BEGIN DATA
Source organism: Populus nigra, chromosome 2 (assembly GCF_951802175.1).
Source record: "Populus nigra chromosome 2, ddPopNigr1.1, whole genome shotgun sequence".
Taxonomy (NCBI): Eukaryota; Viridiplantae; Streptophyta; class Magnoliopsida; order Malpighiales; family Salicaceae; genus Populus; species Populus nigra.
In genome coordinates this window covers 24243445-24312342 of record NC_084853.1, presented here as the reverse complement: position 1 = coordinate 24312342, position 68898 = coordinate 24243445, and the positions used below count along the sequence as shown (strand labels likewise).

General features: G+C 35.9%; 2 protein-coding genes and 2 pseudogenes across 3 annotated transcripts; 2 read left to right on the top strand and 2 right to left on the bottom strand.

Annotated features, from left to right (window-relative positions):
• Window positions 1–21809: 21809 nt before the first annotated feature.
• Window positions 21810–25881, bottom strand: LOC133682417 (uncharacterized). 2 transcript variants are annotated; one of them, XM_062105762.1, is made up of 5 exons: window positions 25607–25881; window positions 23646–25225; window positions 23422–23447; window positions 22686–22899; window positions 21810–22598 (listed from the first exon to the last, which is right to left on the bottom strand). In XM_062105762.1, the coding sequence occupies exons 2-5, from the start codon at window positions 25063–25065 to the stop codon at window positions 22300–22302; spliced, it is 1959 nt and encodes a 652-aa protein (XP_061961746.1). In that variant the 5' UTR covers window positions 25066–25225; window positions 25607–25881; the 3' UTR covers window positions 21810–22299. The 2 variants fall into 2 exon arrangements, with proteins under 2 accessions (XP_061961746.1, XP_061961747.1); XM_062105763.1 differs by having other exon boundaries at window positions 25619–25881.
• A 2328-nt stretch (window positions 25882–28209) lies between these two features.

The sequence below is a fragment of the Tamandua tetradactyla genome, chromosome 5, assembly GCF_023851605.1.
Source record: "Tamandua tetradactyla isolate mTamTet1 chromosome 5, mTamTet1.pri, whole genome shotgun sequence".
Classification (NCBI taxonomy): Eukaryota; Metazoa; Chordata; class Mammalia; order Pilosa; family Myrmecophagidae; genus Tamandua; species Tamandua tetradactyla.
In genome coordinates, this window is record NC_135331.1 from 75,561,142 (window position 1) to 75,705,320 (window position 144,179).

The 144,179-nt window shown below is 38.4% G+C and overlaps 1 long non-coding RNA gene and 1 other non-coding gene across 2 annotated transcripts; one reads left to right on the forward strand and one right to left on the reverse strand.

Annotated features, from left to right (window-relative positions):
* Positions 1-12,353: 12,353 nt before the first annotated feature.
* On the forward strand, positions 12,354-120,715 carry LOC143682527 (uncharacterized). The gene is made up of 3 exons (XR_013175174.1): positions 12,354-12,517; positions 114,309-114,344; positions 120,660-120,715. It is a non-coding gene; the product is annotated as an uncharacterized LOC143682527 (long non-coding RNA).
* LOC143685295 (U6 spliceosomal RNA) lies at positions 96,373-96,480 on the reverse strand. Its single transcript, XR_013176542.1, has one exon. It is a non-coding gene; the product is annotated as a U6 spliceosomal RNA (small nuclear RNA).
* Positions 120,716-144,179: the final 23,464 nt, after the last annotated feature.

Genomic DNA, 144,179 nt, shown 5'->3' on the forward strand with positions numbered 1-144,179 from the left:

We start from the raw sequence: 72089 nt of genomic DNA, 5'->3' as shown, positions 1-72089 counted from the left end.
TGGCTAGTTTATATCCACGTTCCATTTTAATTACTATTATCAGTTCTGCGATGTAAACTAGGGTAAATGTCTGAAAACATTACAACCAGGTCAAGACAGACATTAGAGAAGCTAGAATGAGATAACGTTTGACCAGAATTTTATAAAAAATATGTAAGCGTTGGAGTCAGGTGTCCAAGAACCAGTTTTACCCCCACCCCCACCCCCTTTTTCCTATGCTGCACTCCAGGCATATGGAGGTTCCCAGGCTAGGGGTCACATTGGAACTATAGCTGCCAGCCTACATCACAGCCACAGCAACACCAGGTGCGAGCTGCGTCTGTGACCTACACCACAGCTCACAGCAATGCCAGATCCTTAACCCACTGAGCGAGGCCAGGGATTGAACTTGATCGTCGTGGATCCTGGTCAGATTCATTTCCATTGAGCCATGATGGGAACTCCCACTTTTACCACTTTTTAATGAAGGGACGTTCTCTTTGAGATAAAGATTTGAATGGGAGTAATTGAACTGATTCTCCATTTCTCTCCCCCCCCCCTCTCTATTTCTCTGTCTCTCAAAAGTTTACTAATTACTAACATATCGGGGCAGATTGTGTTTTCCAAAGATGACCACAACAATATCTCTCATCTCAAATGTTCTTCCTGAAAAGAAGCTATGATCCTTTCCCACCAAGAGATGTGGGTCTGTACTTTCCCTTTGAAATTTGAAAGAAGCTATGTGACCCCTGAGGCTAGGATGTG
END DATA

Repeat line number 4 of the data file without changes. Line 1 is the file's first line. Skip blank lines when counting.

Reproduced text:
In genome coordinates this window covers 24243445-24312342 of record NC_084853.1, presented here as the reverse complement: position 1 = coordinate 24312342, position 68898 = coordinate 24243445, and the positions used below count along the sequence as shown (strand labels likewise).